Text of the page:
The blue off-road motorbike parked in the garage is covered in red sand, gritty from its time in the Sahara desert. But the man standing next to it has no intention of cleaning it.
“Stephen can wash it when he gets back,” he says. “I think it will be good therapy for him.” Malcolm McGown has been “saving” the task for his son, Stephen, for more than five years – during which he’s been clinging to hope that his boy would be freed by Al Qaeda.
Stephen was kidnapped by the terrorist group in September 2011 in Timbuktu, Mali. His motorbike was found outside the backpackers’ lodge where he’d been staying and delivered to his parents at their home in Sandton, Johannesburg.
His son has always loved adventure, travel and the outdoors, Malcolm tells us. Before setting off on a motorcycle tour of Africa in 2011 Stephen had been a risk manager at a bank in England, where he’d lived for five years.
“It would have been his last adventure before coming back to South Africa to start working for me,” says Malcolm, who owns businesses in property development and the agricultural sector.
“He loves South Africa and he missed his people.” Stephen and a Dutch friend started their trip in London, riding their motorbikes from north Africa towards the south. Malcolm’s last contact with Stephen was a Skype call just before the pair reached Mali’s capital, Bamako. From there they were going to the ancient desert city of Timbuktu with its famous libraries.
“He waxed lyrical about Timbuktu, expressing his hope that the city would be as magical as he’d heard it was. I remember warning him he’d be riding through a war-torn region. He said he’d catch a flight home if it looked too dangerous,” Malcolm says.
At 8 am on a Saturday morning a few days after that last Skype conversation, the telephone in the McGown home rang. “It was a travelling companion’s mother. I remember saying, ‘Please don’t tell me something’s wrong.’ She said yes, she’s afraid Stephen has been abducted . . . Beverley and I were in shock. I’ll never forget that morning.”
Stephen had met and teamed up with Johan Gustaffsson – a Swedish biker – in Bamako and Johan had travelled with him to Timbuktu. By this time Stephen and his Dutch travel companion had parted ways.
Johan was abducted along with Stephen in Timbuktu. Malcolm immediately contacted the South African department of foreign affairs as well as Gift of the Givers, as the organisation had previously acted as negotiators on behalf of hostages’ families. Gift of the Givers managed to contact the abductors but after two months had gone by, the McGowns realised there wasn’t going to be a quick fix.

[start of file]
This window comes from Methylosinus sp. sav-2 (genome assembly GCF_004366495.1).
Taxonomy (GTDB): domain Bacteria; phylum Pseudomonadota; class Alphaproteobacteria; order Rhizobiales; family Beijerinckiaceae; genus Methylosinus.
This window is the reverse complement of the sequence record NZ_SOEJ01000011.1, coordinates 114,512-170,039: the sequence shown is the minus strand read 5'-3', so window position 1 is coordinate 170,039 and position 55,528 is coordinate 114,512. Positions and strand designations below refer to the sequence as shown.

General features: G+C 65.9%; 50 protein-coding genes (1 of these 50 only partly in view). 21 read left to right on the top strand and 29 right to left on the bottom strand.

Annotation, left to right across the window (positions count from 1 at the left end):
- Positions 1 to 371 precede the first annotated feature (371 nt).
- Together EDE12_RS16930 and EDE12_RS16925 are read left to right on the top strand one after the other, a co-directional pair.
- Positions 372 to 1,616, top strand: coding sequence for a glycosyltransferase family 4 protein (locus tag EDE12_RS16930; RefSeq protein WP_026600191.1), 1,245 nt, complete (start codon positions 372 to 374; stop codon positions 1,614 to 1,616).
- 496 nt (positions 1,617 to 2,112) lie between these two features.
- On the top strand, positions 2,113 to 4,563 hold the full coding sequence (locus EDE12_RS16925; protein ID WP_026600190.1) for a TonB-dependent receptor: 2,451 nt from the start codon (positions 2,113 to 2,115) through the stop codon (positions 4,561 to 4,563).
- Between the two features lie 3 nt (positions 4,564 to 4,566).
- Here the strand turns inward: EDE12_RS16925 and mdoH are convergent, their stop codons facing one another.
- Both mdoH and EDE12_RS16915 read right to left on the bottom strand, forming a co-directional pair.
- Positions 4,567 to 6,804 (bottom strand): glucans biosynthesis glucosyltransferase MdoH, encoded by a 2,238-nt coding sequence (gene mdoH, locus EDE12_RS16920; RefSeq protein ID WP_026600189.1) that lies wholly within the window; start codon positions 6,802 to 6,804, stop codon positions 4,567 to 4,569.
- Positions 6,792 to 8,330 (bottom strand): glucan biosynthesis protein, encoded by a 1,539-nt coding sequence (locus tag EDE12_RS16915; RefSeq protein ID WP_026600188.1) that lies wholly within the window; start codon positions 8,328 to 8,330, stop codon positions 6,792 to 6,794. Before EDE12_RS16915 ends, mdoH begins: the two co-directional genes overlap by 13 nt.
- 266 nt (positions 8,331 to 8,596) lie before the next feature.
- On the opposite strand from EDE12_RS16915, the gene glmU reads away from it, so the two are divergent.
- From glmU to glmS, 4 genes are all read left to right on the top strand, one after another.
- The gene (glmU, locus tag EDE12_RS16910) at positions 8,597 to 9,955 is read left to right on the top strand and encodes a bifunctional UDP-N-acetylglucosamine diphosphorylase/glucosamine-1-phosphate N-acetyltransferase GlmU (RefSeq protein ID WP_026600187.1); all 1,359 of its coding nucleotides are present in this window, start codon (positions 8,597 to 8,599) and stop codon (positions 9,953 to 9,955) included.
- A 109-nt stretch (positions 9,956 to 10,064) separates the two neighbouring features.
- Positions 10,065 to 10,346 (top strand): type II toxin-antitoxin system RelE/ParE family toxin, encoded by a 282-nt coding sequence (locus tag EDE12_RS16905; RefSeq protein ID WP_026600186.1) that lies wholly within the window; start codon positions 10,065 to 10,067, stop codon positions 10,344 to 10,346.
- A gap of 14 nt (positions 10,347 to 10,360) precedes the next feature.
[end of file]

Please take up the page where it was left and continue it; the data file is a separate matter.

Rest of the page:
“We realised we’d have to be patient,” Malcolm says. Stephen’s abductors kept moving the hostages so no one was ever sure where they were. But the couple clung to the smallest hint of hope – like when a few of Stephen’s co-hostages were eventually freed.
In April 2015, Sjaak Rijke – who’d previously been abducted by the same Al Qaeda group and had met Stephen in captivity – was freed by French special forces. Sjaak, who’s from the Netherlands, spent four nights in South Africa with Malcolm.
“He told me many stories about Stephen,” Malcolm recalls. “Like how he’d taught his captors about the birds there. Stephen is a formidable birdwatcher. “He also told me how they’d draw their parents’ homes in the sand, every room. When Sjaak arrived here he didn’t even ask where the bathroom was – he knew exactly how to get to it.”
Johan was released in mid-June. “We were actually negotiating to get them both out,” Malcolm says.
“When only Johan was set free my emotions were a mess. I was angry and jealous of his loved ones.” Johan has since confirmed to Malcolm in a Skype conversation that Stephen was alive when he last saw him.
“It really is just a matter of time, perhaps weeks, before I’ll see my son again,” Malcolm believes.
Sooliman has confirmed his organisation is still in contact with the kidnappers and appeals for Stephen to be released would continue. “But sometimes up to six weeks pass before they respond to one of our suggestions,” he cautions.
Stephen’s wife, Catherine – a speech therapist working in Johannesburg – isn’t granting interviews at this time, Malcolm says.
They’d been married for four and a half years when Stephen was taken. “It’s very hard for her,” he adds. “All her friends are having babies but she can’t start a family. She’s completely alone, waiting for news of her husband. But she’s a strong, determined person. We’re carrying each other through this difficult time.”
Malcolm can’t help but wonder if Stephen will cope when he returns. “Will he be able to live in the city again or will he prefer the desert’s wide open spaces? I don’t know if he’ll be able to adapt. A lot can change in five years.
“I think it’s in my genes to stay strong and positive,” Malcolm says. “I only hope Stephen inherited that gene and remains strong in the situation he finds himself in.”